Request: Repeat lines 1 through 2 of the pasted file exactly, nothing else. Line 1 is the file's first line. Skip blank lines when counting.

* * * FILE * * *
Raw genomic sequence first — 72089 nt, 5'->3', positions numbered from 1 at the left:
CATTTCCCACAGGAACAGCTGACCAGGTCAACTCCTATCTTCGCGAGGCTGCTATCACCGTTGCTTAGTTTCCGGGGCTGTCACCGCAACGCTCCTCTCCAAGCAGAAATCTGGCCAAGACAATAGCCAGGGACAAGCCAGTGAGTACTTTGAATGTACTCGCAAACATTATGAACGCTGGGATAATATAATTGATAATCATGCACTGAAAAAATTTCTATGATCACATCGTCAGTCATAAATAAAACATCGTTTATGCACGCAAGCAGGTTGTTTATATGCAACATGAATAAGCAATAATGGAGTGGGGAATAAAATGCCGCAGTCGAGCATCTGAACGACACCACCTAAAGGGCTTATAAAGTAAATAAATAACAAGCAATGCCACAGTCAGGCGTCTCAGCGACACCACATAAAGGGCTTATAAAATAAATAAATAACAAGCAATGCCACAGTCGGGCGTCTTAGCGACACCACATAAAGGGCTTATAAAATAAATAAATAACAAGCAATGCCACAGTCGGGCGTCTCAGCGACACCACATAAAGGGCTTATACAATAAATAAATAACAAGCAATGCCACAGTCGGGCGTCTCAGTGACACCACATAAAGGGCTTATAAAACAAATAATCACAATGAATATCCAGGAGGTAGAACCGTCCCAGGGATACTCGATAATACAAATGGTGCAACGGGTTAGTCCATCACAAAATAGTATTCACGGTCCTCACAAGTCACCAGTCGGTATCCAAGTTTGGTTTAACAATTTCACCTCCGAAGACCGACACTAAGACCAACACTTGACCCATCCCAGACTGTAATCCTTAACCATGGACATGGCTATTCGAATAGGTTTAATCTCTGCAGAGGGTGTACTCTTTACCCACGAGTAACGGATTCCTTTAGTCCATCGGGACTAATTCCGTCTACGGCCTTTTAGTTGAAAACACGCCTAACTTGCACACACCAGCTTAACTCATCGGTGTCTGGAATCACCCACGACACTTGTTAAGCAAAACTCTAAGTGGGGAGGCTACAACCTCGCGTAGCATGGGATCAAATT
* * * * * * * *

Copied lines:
Raw genomic sequence first — 72089 nt, 5'->3', positions numbered from 1 at the left:
CATTTCCCACAGGAACAGCTGACCAGGTCAACTCCTATCTTCGCGAGGCTGCTATCACCGTTGCTTAGTTTCCGGGGCTGTCACCGCAACGCTCCTCTCCAAGCAGAAATCTGGCCAAGACAATAGCCAGGGACAAGCCAGTGAGTACTTTGAATGTACTCGCAAACATTATGAACGCTGGGATAATATAATTGATAATCATGCACTGAAAAAATTTCTATGATCACATCGTCAGTCATAAATAAAACATCGTTTATGCACGCAAGCAGGTTGTTTATATGCAACATGAATAAGCAATAATGGAGTGGGGAATAAAATGCCGCAGTCGAGCATCTGAACGACACCACCTAAAGGGCTTATAAAGTAAATAAATAACAAGCAATGCCACAGTCAGGCGTCTCAGCGACACCACATAAAGGGCTTATAAAATAAATAAATAACAAGCAATGCCACAGTCGGGCGTCTTAGCGACACCACATAAAGGGCTTATAAAATAAATAAATAACAAGCAATGCCACAGTCGGGCGTCTCAGCGACACCACATAAAGGGCTTATACAATAAATAAATAACAAGCAATGCCACAGTCGGGCGTCTCAGTGACACCACATAAAGGGCTTATAAAACAAATAATCACAATGAATATCCAGGAGGTAGAACCGTCCCAGGGATACTCGATAATACAAATGGTGCAACGGGTTAGTCCATCACAAAATAGTATTCACGGTCCTCACAAGTCACCAGTCGGTATCCAAGTTTGGTTTAACAATTTCACCTCCGAAGACCGACACTAAGACCAACACTTGACCCATCCCAGACTGTAATCCTTAACCATGGACATGGCTATTCGAATAGGTTTAATCTCTGCAGAGGGTGTACTCTTTACCCACGAGTAACGGATTCCTTTAGTCCATCGGGACTAATTCCGTCTACGGCCTTTTAGTTGAAAACACGCCTAACTTGCACACACCAGCTTAACTCATCGGTGTCTGGAATCACCCACGACACTTGTTAAGCAAAACTCTAAGTGGGGAGGCTACAACCTCGCGTAGCATGGGATCAAATT